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Health Canada issues yet another warning over Brazilian blowouts

This Feb. 3, 2011 file photo shows Adriana Guedes as she has her hair straightened by hair dresser Tania Machado at a salon in Ipanema, Rio de Janeiro, Brazil. The Brazilian Blowout surfaced around 2005 in Brazil, where a combination of high humidity and a largely mixed-race, curly haired population made for a nation of eager customers. It soon spread throughout North America and Europe.

Felipe Dana/AP

Health Canada is sounding the alarm over a new batch of straightening treatments, often referred to as Brazilian blowouts or keratin solutions, over fears they contain high amounts of formaldehyde.

The department issued a warning Tuesday that 11 additional products have been found to contain higher-than-permitted levels of formaldehyde, following similar warnings issued in recent months. Despite widespread concerns that emerged last fall over high amounts of formaldehyde in professional straightening treatments, it is clear many of the products are still being used in salons in Canada.

Formaldehyde, which is carcinogenic, is permitted as a preservative for cosmetics in Canada, but cannot exceed 0.2 per cent of the product. Some of the products tested by Health Canada have as much as 8.4 per cent formaldehyde. The department has received reports of burning eyes, nose, throat and hair loss associated with Brazilian and keratin straightening products.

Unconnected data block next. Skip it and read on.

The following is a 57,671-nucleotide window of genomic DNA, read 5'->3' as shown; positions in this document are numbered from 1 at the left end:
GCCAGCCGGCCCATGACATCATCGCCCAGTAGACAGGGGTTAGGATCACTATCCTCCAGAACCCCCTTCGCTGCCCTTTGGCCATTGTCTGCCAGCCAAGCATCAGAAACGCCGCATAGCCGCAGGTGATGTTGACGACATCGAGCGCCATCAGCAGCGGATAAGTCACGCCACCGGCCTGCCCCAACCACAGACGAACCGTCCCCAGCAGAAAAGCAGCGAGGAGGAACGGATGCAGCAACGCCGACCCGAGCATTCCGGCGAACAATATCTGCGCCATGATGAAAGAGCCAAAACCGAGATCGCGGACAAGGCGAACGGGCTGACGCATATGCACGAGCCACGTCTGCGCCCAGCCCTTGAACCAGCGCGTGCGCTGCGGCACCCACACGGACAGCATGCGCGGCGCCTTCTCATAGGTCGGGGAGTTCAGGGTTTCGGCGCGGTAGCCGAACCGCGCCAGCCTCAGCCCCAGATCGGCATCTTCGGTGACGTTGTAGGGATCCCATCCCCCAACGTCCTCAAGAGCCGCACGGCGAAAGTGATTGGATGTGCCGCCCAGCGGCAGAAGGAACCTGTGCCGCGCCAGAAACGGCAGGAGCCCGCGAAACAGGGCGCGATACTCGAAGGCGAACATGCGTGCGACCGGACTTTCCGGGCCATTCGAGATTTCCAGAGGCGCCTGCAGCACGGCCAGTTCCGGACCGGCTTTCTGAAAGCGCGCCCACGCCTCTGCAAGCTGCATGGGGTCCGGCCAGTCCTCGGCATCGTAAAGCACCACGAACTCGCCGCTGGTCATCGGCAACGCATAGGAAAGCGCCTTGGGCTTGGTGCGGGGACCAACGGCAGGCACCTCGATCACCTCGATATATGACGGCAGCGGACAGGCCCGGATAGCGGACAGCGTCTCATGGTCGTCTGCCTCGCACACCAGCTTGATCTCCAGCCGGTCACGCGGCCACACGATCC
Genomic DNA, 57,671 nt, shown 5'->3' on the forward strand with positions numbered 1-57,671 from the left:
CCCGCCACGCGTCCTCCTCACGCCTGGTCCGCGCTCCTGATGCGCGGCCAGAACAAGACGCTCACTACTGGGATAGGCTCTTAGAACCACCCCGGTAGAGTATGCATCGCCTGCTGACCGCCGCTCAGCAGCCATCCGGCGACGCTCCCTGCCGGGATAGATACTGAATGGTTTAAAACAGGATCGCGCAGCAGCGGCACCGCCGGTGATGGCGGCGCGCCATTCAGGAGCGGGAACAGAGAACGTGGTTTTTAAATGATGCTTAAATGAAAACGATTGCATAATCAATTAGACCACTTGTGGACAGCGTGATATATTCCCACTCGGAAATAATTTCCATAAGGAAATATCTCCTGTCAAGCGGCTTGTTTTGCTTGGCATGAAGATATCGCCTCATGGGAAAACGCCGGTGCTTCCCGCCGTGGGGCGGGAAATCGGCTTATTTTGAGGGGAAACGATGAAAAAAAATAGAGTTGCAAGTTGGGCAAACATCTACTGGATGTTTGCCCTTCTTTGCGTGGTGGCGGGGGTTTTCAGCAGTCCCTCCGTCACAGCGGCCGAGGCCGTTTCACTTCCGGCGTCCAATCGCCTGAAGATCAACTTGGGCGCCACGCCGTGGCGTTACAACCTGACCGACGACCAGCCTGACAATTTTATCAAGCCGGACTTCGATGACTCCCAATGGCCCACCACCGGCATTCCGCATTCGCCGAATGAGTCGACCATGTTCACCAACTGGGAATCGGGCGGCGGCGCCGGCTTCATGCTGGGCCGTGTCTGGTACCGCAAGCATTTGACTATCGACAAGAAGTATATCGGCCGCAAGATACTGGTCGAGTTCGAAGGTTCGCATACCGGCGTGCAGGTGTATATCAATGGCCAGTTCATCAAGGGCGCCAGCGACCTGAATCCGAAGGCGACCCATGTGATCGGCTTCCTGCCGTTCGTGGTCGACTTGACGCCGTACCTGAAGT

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The treatments, available almost exclusively at salons, emerged as a trendy, albeit expensive, option for long-term hair straightening in the past few years. But a research lab in the United States had raised concerns they contain formaldehyde after conducting tests.

While many consumers have turned away from the treatments, others say they're not fazed by the health concerns.

Other salons say they have been given formaldehyde-free versions of the product, but subsequent Health Canada warnings cast significant doubt about all of these types of straightening products.

Have the recent health warnings scared you away from this go-to hair treatment? Or is it business as usual when you hit the salon?

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About the Author

Carly Weeks has been a journalist with The Globe and Mail since 2007.  She has reported on everything from federal politics to the high levels of sodium in the Canadian diet. More

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